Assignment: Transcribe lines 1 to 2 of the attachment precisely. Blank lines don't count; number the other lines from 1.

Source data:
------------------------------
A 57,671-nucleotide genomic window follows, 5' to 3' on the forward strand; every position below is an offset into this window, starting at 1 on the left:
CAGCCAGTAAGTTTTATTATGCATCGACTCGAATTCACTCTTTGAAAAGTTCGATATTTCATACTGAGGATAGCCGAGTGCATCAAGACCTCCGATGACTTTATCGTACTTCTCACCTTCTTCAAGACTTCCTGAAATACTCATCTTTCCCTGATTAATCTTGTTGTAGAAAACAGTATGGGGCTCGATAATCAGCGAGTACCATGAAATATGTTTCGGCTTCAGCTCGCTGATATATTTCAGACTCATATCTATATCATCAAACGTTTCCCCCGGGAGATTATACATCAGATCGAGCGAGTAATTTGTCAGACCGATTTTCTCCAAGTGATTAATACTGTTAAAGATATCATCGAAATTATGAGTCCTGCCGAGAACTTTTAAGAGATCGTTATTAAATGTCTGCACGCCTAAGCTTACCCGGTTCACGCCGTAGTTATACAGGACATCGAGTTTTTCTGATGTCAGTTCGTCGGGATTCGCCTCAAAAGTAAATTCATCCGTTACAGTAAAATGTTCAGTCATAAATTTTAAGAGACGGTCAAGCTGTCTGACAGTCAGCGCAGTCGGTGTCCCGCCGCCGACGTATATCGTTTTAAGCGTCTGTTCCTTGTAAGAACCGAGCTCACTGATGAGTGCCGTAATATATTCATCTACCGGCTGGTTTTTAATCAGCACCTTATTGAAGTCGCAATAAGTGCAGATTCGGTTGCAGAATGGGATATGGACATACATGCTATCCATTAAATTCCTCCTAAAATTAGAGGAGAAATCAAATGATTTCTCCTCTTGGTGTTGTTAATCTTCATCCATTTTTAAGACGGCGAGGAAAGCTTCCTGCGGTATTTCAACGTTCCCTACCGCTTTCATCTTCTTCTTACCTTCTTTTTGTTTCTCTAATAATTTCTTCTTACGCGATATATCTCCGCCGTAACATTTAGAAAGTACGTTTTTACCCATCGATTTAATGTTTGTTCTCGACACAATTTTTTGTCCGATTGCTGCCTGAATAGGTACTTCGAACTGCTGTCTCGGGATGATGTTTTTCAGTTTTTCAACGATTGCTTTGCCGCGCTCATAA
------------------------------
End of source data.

A 57,671-nucleotide genomic window follows, 5' to 3' on the forward strand; every position below is an offset into this window, starting at 1 on the left:
CAGCCAGTAAGTTTTATTATGCATCGACTCGAATTCACTCTTTGAAAAGTTCGATATTTCATACTGAGGATAGCCGAGTGCATCAAGACCTCCGATGACTTTATCGTACTTCTCACCTTCTTCAAGACTTCCTGAAATACTCATCTTTCCCTGATTAATCTTGTTGTAGAAAACAGTATGGGGCTCGATAATCAGCGAGTACCATGAAATATGTTTCGGCTTCAGCTCGCTGATATATTTCAGACTCATATCTATATCATCAAACGTTTCCCCCGGGAGATTATACATCAGATCGAGCGAGTAATTTGTCAGACCGATTTTCTCCAAGTGATTAATACTGTTAAAGATATCATCGAAATTATGAGTCCTGCCGAGAACTTTTAAGAGATCGTTATTAAATGTCTGCACGCCTAAGCTTACCCGGTTCACGCCGTAGTTATACAGGACATCGAGTTTTTCTGATGTCAGTTCGTCGGGATTCGCCTCAAAAGTAAATTCATCCGTTACAGTAAAATGTTCAGTCATAAATTTTAAGAGACGGTCAAGCTGTCTGACAGTCAGCGCAGTCGGTGTCCCGCCGCCGACGTATATCGTTTTAAGCGTCTGTTCCTTGTAAGAACCGAGCTCACTGATGAGTGCCGTAATATATTCATCTACCGGCTGGTTTTTAATCAGCACCTTATTGAAGTCGCAATAAGTGCAGATTCGGTTGCAGAATGGGATATGGACATACATGCTATCCATTAAATTCCTCCTAAAATTAGAGGAGAAATCAAATGATTTCTCCTCTTGGTGTTGTTAATCTTCATCCATTTTTAAGACGGCGAGGAAAGCTTCCTGCGGTATTTCAACGTTCCCTACCGCTTTCATCTTCTTCTTACCTTCTTTTTGTTTCTCTAATAATTTCTTCTTACGCGATATATCTCCGCCGTAACATTTAGAAAGTACGTTTTTACCCATCGATTTAATGTTTGTTCTCGACACAATTTTTTGTCCGATTGCTGCCTGAATAGGTACTTCGAACTGCTGTCTCGGGATGATGTTTTTCAGTTTTTCAACGATTGCTTTGCCGCGCTCATAA